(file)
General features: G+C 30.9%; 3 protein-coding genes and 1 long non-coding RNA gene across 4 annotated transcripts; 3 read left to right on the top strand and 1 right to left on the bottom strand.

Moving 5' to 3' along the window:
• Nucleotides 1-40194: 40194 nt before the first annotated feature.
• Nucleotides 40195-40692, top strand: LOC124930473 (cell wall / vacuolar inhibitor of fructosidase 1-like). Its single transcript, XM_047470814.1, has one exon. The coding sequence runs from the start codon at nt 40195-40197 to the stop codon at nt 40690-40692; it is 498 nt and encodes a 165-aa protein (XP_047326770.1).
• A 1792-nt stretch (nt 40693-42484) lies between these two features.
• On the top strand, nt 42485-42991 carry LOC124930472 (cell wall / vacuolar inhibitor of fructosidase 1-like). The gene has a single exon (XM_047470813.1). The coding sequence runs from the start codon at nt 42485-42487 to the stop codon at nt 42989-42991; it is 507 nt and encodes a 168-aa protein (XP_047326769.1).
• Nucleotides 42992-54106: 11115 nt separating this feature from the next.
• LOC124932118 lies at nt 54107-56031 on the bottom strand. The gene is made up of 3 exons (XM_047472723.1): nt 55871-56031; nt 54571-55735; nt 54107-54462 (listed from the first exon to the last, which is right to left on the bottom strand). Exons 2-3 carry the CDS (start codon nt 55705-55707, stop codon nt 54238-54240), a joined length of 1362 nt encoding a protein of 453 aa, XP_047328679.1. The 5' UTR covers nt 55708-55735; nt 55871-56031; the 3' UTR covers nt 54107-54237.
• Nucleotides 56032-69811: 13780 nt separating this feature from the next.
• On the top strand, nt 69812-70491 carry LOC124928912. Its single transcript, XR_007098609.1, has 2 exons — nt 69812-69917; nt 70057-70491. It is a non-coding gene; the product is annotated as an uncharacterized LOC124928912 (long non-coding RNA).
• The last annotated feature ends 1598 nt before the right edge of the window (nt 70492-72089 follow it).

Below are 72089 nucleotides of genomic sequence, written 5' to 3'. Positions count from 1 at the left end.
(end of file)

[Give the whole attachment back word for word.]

General features: G+C 30.9%; 3 protein-coding genes and 1 long non-coding RNA gene across 4 annotated transcripts; 3 read left to right on the top strand and 1 right to left on the bottom strand.

Moving 5' to 3' along the window:
• Nucleotides 1-40194: 40194 nt before the first annotated feature.
• Nucleotides 40195-40692, top strand: LOC124930473 (cell wall / vacuolar inhibitor of fructosidase 1-like). Its single transcript, XM_047470814.1, has one exon. The coding sequence runs from the start codon at nt 40195-40197 to the stop codon at nt 40690-40692; it is 498 nt and encodes a 165-aa protein (XP_047326770.1).
• A 1792-nt stretch (nt 40693-42484) lies between these two features.
• On the top strand, nt 42485-42991 carry LOC124930472 (cell wall / vacuolar inhibitor of fructosidase 1-like). The gene has a single exon (XM_047470813.1). The coding sequence runs from the start codon at nt 42485-42487 to the stop codon at nt 42989-42991; it is 507 nt and encodes a 168-aa protein (XP_047326769.1).
• Nucleotides 42992-54106: 11115 nt separating this feature from the next.
• LOC124932118 lies at nt 54107-56031 on the bottom strand. The gene is made up of 3 exons (XM_047472723.1): nt 55871-56031; nt 54571-55735; nt 54107-54462 (listed from the first exon to the last, which is right to left on the bottom strand). Exons 2-3 carry the CDS (start codon nt 55705-55707, stop codon nt 54238-54240), a joined length of 1362 nt encoding a protein of 453 aa, XP_047328679.1. The 5' UTR covers nt 55708-55735; nt 55871-56031; the 3' UTR covers nt 54107-54237.
• Nucleotides 56032-69811: 13780 nt separating this feature from the next.
• On the top strand, nt 69812-70491 carry LOC124928912. Its single transcript, XR_007098609.1, has 2 exons — nt 69812-69917; nt 70057-70491. It is a non-coding gene; the product is annotated as an uncharacterized LOC124928912 (long non-coding RNA).
• The last annotated feature ends 1598 nt before the right edge of the window (nt 70492-72089 follow it).

Below are 72089 nucleotides of genomic sequence, written 5' to 3'. Positions count from 1 at the left end.